Oysters.us - Remote Setting 1

Remote Setting (Part 1)
John W. McCabe

The term remote setting describes the act of procurement of competent bivalve larvae, especially oyster larvae, and inducing their metamorphosis elsewhere.

Typically, a shellfish hatchery will raise bivalve larvae all the way up to the eyed pediveliger stage (footed larvae with "eye spots"). Such larvae are deemed ready to attach temselves to some surface (i.e. deemed competent or ready to set). Hatcheries will then sell some or all of such larvae to shellfish growers who make necessary preparations at their facilities to then take the larvae to the next developmental stage. It's a win-win situation. The shellfish hatchery is relieved of any further growing expense and risk. In turn, shellfish grower are able to buy immense numbers of larvae at a modest price.

The larvae of several commercially important bivalve species lend themselves to remote setting, most notably oyster larvae and, to a much lesser extent, clam larvae. What follows is a description of remote setting with Pacific (or Japanese) oyster larvae (Crassostrea gigas). Remote setting of larvae of other bivalve species can be (in most cases is) more demanding.

Although remote setting has been essential in sustaining very high oyster production levels of Pacific oysters on the U.S. and Canadian West Coast for decades, the outcome of a remote setting effort by a grower is never predictable. Even the most experienced grower faces uncertainties. As such, remote setting adds to the fact that nothing is, or ever has been, easy in the oyster business.

Since it all starts at a shellfish hatchery, let's go there first.

Welcome to "Whoville"
A shellfish hatchery is a surreal place. Quadrillions of marine organisms live here together, silently, in a space that typically measures less than a soccer field. Most are invisible. Many millions of microalgae can fit in a thimble and several million shellfish larva can easily be carried in the palm of one's hand. Somehow, Dr. Seuss' Whoville comes to my mind.
The low, monotonous whir of pumps harmonizes well with the hum of lighting ballasts. Many water receptacles of varying shape and size chime in discreetly with burbling sounds. The air tastes moist and fresh and the temperature is comfortable. There are no seasons here. Everything looks tidy and clean. To the casual visitor, this world seems intriguing and somewhat surreal. Closer study, however, exposes brutal realities. If someone turns off the electrical supply, all of this "marine Whoville" will very soon cease to exist. The threat of death by starvation, disease, water quality issues (e.g. acidification, pollution) or equipment malfunction is omnipresent - 24/7.

Surprisingly few humans operate this place. In a pinch, as few as two or three competent people could work hard to keep this huge menagerie of fragile plants and animals alive.

The underlying principle of a commercial shellfish hatchery is simple: grow enough microalgae to feed enough bivalve larvae that will turn into enough seed that will satisfy the requirements of enough shellfish growers to generate enough hatchery income to justify its existence. Clearly, the problem-word in that absurdly long sentence is "enough". For example, what quantities of what species of microalgae (aka phytoplankton) at what stage of development are enough to make 1 billion oyster larvae in an early stage of development happy? Some hatcheries grow more than 20 different microalgae species to make sure that every bivalve species raised is assured its special daily "phyto-cocktail". What if thousands of liters of one microalgae species culture suddenly "crash"? A "crash" describes sudden death of microalgae cultures due to one or more reasons. It can happen overnight (as I have learned the hard way with my small algal cultures at home). A hatchery is usually prepared for such crashes by growing enough microalge to offset such a loss. I could easily list twenty more risks in a hatchery operation, some far greater than "phyto crashes". However, this would lead us too far away from the topic of remote setting. For now, suffice it to say that operating a shellfish hatchery can be an exceedingly expensive and risky business.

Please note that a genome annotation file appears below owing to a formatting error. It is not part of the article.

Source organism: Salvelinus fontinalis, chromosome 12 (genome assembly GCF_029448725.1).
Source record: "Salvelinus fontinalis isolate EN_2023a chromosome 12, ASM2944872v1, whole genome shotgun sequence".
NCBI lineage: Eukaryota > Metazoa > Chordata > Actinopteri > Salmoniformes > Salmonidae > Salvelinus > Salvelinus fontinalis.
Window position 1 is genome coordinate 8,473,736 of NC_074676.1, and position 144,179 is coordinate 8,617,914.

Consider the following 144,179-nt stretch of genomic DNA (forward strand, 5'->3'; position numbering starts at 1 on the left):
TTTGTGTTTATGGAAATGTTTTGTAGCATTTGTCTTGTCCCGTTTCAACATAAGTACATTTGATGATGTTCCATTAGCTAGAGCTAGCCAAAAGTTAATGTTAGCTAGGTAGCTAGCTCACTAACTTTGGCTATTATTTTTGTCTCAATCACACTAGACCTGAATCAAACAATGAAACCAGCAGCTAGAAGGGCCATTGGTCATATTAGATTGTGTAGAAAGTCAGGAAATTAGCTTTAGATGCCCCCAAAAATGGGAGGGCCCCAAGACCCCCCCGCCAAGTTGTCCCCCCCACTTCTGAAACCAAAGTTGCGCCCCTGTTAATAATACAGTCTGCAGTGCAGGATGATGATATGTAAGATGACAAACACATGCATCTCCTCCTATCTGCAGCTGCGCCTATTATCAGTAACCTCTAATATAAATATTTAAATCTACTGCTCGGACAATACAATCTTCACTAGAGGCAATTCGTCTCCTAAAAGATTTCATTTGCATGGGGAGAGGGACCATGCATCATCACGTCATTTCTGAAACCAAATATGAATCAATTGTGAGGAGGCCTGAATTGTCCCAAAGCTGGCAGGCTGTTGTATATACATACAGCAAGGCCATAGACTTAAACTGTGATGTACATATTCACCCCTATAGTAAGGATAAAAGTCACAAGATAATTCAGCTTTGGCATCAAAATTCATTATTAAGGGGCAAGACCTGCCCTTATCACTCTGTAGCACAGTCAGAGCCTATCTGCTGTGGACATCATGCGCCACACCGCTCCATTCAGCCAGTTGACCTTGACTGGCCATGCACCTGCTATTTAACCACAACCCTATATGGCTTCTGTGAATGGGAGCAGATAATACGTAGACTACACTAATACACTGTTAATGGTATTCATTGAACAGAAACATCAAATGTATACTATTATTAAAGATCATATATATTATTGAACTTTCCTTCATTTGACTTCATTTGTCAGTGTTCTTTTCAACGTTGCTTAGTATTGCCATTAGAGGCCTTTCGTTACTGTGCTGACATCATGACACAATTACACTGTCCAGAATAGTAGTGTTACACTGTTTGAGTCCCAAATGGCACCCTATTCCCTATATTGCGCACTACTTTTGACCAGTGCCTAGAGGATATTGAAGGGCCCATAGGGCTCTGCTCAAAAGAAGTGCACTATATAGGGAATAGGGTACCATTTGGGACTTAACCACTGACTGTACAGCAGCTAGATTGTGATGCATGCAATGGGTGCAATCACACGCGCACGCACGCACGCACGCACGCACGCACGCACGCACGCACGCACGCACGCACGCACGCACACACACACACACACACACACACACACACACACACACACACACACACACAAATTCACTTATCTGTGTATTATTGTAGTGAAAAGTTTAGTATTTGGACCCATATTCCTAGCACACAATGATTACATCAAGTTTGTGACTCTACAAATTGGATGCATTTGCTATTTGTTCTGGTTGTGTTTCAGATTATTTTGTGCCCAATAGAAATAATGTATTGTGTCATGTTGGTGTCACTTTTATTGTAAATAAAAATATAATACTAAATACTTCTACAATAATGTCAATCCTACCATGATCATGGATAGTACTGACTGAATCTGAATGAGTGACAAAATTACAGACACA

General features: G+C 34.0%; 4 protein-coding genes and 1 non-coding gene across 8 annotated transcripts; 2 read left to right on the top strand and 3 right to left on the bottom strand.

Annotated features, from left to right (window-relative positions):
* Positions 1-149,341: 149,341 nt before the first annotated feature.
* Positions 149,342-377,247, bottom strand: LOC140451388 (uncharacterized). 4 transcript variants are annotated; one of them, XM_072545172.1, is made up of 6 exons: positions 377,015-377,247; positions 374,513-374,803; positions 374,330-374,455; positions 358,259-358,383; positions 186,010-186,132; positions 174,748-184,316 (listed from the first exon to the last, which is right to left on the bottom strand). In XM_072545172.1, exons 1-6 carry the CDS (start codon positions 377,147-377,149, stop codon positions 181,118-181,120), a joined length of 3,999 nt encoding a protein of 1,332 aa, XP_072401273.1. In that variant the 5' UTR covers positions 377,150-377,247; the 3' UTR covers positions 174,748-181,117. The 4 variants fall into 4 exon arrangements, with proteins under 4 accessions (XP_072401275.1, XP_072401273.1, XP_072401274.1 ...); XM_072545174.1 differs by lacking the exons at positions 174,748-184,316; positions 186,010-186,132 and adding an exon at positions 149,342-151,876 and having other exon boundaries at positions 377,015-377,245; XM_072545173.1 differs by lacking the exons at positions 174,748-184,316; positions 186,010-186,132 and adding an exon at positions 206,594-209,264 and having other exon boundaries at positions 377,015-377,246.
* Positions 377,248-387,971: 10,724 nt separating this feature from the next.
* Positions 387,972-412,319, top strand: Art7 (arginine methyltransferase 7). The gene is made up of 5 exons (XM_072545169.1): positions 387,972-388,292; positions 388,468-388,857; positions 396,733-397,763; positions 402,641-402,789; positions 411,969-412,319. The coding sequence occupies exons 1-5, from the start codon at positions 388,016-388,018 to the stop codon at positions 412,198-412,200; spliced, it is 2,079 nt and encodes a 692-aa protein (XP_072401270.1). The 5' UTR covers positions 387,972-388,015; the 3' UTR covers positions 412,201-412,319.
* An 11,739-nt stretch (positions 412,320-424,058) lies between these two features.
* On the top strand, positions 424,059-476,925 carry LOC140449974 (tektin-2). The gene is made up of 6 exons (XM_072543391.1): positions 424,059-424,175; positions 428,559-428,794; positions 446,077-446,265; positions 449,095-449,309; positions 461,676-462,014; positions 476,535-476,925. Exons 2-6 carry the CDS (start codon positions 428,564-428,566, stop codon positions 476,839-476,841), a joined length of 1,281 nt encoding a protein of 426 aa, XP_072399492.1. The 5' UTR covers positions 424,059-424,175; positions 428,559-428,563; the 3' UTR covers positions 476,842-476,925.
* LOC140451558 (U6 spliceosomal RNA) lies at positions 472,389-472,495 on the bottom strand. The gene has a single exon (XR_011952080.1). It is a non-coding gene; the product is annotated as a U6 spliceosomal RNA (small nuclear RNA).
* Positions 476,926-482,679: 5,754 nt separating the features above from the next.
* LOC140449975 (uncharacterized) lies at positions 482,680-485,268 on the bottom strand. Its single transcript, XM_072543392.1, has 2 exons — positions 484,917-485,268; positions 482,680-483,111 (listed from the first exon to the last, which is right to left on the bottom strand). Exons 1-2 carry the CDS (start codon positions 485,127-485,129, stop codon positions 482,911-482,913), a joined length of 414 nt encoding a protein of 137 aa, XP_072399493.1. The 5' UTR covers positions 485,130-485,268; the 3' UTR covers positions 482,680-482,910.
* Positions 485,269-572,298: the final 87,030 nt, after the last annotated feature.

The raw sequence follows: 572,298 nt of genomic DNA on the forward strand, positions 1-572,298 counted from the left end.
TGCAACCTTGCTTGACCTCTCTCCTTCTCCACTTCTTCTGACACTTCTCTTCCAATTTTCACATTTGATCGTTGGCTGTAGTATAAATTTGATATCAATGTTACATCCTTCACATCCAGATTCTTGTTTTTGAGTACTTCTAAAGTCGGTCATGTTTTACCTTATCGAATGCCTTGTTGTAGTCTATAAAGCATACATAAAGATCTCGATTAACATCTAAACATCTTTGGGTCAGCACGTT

Inset image: Microalgae (or phytoplankton) growing containers (so called reactors). The green algae in the foreground is unknown to this writer (most algae species in shellfish hatcheries are green). The golden-brown algae in the background is likely a dense batch of the species Isochrysis galbana, certainly a shellfish hatchery favorite. Click image to enlarge.

Shellfish hatcheries for American oysters (aka Eastern oysters; C. virginica) date back to fledgling beginnings in the 1920s.




Inset image: A news blurb touting The Pedigreed Oyster in the Reading Eagle, March 18, 1927 (found in Google News Archive).

Pioneering work in successfully completing oyster development from a larval to early post-larval state in volume in a closed, controlled environment on a small scale can principally be attributed to W. F. Wells (1920) and H. F. Prytherch (1924, 1937). They built on and completed the remarkable research of W. K. Brooks (1891) and others. Large scale, reliable hatchery production of larval to post-larval oysters (C. virginica) was not perfected until the 1960s. Although Paul S. Galtsoff and Victor Loosanoofare usually associated with this success, there were numerous other naturalists that greatly contributed as well. In the 1970s, shellfish hatcheries rapidly expanded from the U.S. East Coast to also include the North-American West Coast. Since then, many more shellfish hatcheries have been built worldwide. In 1979, a detailed account of the history of shellfish hatcheries titled Oyster Seed Hatcheries on the U.S. West Coast: An Overview was furnished by J. W. Clark and R. D. Langmo.

Some large shellfish growers operate their own hatcheries to insure their stocking needs and sell surplus seed to other, typically smaller shellfish growers. Various universities also maintain sophisticated hatchery operations. Although such hatcheries usually focus on research and training, some are capable of producing commercial quantities of seed.